Approaches focused on news consumers are also relevant, with civic and digital education efforts seeking to equip social media users against online mis/disinformation. Research suggests that young people are often unable to tell real from misleading news content on social media (McGrew et al. 2017) and that media literacy strategies — for instance, teaching users how to employ fact-checking techniques — could help address this (Wineburg & McGrew 2017). Attempts to inoculate users against mis/disinformation have also shown promise, as ‘fake news’ games have often improved identification of, and resistance to, misleading content (Roozenbeek & van der Linden 2019). Nevertheless, there are concerns that media literacy techniques may be ineffectual (Marwick 2018), with questions about the long-term maintenance of skills and the risk of such efforts reducing trust in news altogether (Lazer et al. 2018). Media literacy is also time and resource intensive and is unlikely to reach or affect all users who need it.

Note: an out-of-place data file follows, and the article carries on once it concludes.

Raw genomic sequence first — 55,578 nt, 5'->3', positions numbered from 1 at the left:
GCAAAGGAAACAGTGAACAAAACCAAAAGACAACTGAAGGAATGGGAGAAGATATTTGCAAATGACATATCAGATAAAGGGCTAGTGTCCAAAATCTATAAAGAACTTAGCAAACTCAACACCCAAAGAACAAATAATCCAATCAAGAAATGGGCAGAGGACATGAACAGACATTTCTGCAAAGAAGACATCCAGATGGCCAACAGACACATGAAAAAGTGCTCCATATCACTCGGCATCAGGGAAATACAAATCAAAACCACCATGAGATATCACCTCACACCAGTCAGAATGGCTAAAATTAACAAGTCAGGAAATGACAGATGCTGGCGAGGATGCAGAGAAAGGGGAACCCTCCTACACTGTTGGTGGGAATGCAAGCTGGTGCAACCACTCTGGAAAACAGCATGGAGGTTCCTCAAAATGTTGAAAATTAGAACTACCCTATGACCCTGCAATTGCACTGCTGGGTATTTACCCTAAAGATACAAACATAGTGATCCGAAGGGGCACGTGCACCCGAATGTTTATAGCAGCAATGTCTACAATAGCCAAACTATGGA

Finally, changes in the way social media works may also be helpful. For instance, creating more friction in the user experience may reduce users’ inclination to mindlessly accept and share mis/ disinformation that fits with their worldview. Research suggests that inducing social media users to think about accuracy, or to think critically, can reduce the likelihood that users trust, like, or share problematic information online (Pennycook et al. 2019). Requiring defence of a decision can trigger accuracy motivations (Kunda 1990), and this in turn encourages successful processing of worldview-incongruent information (Redlawsk 2002). Moreover, simply introducing elements of difficulty or ‘disfluency’ (unease) to a task can interrupt and correct reasoning based on partisan cues (Alter et al. 2007). Indeed, interventions based on disfluency have been found to increase analytic thinking and to reduce belief in conspiracy theories (Swami et al. 2014). If such friction can be introduced into the social media environment, it might reduce users’ propensity to believe and share mis/disinformation, although the question of how to achieve this in practice remains to be answered. This is a momentous task, as the success of social media platforms has largely depended on encouraging fluency, ease of use, and ‘stickiness’ — the ‘ability to attract users, to get them to stay longer, and to make them return again and again’ (Hindman 2018, 2).